The bottom line is that the NCAA and its member colleges are suppressing the pay of student athletes who collectively generate billions of dollars in revenues for colleges every year. Those enormous sums of money flow to seemingly everyone except the student athletes. College presidents, athletic directors, coaches, conference commissioners, and NCAA executives take in six- and seven-figure salaries. Colleges build lavish new facilities. But the student athletes who generate the revenues, many of whom are African American and from lower-income backgrounds, end up with little or nothing….
Everyone agrees that the NCAA can require student athletes to be enrolled students in good standing. But the NCAA’s business model of using unpaid student athletes to generate billions of dollars in revenue for the colleges raises serious questions under the antitrust laws. In particular, it is highly questionable whether the NCAA and its member colleges can justify not paying student athletes a fair share of the revenues on the circular theory that the defining characteristic of college sports is that the colleges do not pay student athletes. And if that asserted justification is unavailing, it is not clear how the NCAA can legally defend its remaining compensation rules.
In concluding his concurrence, the justice paid homage to the riches of college sports — to the traditional football venues in Tuscaloosa and South Bend, the basketball environment at Connecticut and Duke, the softball world series in Oklahoma City, and the baseball championship in Omaha — but then put the NCAA’s antitrust provision on notice:
Those traditions alone cannot justify the NCAA’s decision to build a massive money-raising enterprise on the backs of student athletes who are not fairly compensated. Nowhere else in America can businesses get away with agreeing not to pay their workers a fair market rate on the theory that their product is defined by not paying their workers a fair market rate. And under ordinary principles of antitrust law, it is not evident why college sports should be any different. The NCAA is not above the law.
One event, still on the drawing board, that might push the play-for-pay ball into the red zone is a proposed expansion of the college football playoff.
The College Football Playoff working committee recommended earlier in June that the big-college football tournament that determines a national champion, currently limited to four teams, be expanded threefold to 12.
What’s not to like about that? More college football, indeed, meaningful college football, with good teams squaring off against good teams, to replace a December wasteland currently filled with schools with 6–6 records playing each other in the Famous Idaho Potato Bowl and the Cheez-It Bowl.
Expanded playoffs also will generate lots and lots more money for the powers that be. As it is now, big-college football brings in $4 billion a year for the 65 Power Five conference schools, with prominent programs like Texas and Tennessee, for example, generating $92 million and $70 million after expenses, respectively, from their football programs. An expanded playoff would bring in hundreds of millions more, both for the schools and the governing body.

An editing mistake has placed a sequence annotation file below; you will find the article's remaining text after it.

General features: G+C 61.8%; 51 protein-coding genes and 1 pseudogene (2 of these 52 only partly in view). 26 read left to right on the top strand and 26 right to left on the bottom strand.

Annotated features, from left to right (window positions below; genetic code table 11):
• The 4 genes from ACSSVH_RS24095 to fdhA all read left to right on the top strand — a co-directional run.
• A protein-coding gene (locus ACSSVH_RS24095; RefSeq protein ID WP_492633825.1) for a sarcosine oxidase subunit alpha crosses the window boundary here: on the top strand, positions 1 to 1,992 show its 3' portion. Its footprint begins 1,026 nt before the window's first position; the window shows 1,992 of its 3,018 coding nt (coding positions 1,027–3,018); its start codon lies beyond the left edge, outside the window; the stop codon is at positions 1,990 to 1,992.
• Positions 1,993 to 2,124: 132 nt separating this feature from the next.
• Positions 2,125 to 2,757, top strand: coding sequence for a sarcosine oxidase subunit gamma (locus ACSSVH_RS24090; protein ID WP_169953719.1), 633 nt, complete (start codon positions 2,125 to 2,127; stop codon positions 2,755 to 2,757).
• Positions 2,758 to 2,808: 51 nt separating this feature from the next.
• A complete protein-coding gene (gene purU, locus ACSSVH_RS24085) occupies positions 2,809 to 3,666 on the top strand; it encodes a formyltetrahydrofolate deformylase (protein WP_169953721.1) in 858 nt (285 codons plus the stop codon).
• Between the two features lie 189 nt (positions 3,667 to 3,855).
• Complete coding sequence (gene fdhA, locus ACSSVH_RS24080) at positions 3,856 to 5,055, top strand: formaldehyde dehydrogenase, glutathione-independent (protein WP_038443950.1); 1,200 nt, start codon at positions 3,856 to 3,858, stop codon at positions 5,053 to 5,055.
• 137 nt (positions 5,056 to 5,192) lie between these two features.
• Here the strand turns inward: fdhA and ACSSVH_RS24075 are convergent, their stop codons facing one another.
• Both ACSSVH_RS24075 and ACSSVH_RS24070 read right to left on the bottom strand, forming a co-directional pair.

But none of it will go to the football players, without whom, well, there’s no playoff, and no extra money. They will be asked to play 16 or 17 games, tantamount to a full NFL regular season, will get basically no time away from the game from August to now the beginning of January, and will put their health and, for some, their professional playing futures on the line for good old State U.
The earliest this expansion could happen is 2023, but more likely, because of existing TV agreements, it will occur in 2026. From now until then, expect the “unfairness” of this incongruity to be one more arrow in the quiver of the play-for-pay lobby.
Not everyone is on board the play-for-pay train. Obviously the NCAA will push back hard — its very existence is likely on the line, after all — and, in fact, already has, against Kavanaugh’s outburst. But some sports pundits and legal insiders also see potential problems on the horizon.
The customary rebuttals to play-for-pay still resonate with many. A four-year college scholarship, according to one study, is worth about $17,800 a year at a public college. (Incredibly, it’s worth three times that at certain elite institutions.) There are 180,000 student athletes who receive scholarships, a tiny fraction of whom play football or basketball.
These scholarships are of substantial value. All expenses paid for four years of school — a free college degree! This in a time when many college graduates walk across the platform to receive their diplomas carrying about $30,000 in student loan debt. There’s no debating how valuable a full ride is to a middle-class American family.
Does a play-for-pay scenario jeopardize the scholarships of these hundreds of thousands of athletes in non-revenue-generating sports? Will fewer scholarships be offered, and will more of those that are distributed go to the revenue-generating sports, football and men’s basketball?
A more salient question: Does play-for-pay jeopardize the existence of non-revenue-generating sports themselves? Some say unprofitable sports like gymnastics, wrestling, swimming, diving, and others would not survive.
Other questions take on a more practical hue. Sure, everybody figures the football and basketball players will get paid, but what about the 95 percent of athletes in any athletic department participating in non-revenue-generating sports? What about all those softball players and shot-putters and lacrosse players? Pay them too? And out of the big pot? Do all athletes across the board get the same salary, or are salaries adjusted per revenue-generating ability of the sport? Or by some other metric? How will Title IX play into any of this?
Will the rich schools able to easily pay out salaries receive an immediate and unfair advantage over schools that struggle financially? Will the poorer schools have to cut sports to remain competitive in football and basketball?
And if athletes will be paid, does that mean athletes will unionize? Ask yourself this: Are you ready to see college jocks go “on strike”?
There are lots of questions and very few answers. John Hinderaker at Power Line blog speculates about how he thinks things will turn out:
I think that Congress ultimately will resolve these issues in favor of permitting athletes in the revenue-generating sports to be paid. This is largely because athletes in the revenue-generating sports are mostly black. As Justice Kavanaugh wrote, “[T]he student athletes who generate the revenues, many of whom are African American and from lower-income backgrounds, end up with little or nothing.” In today’s climate, I think there is little chance that Congress will be deaf to that appeal.
What is not clear is whether, once schools are free not just to recruit athletes but to pay them, college sports as we know them will survive.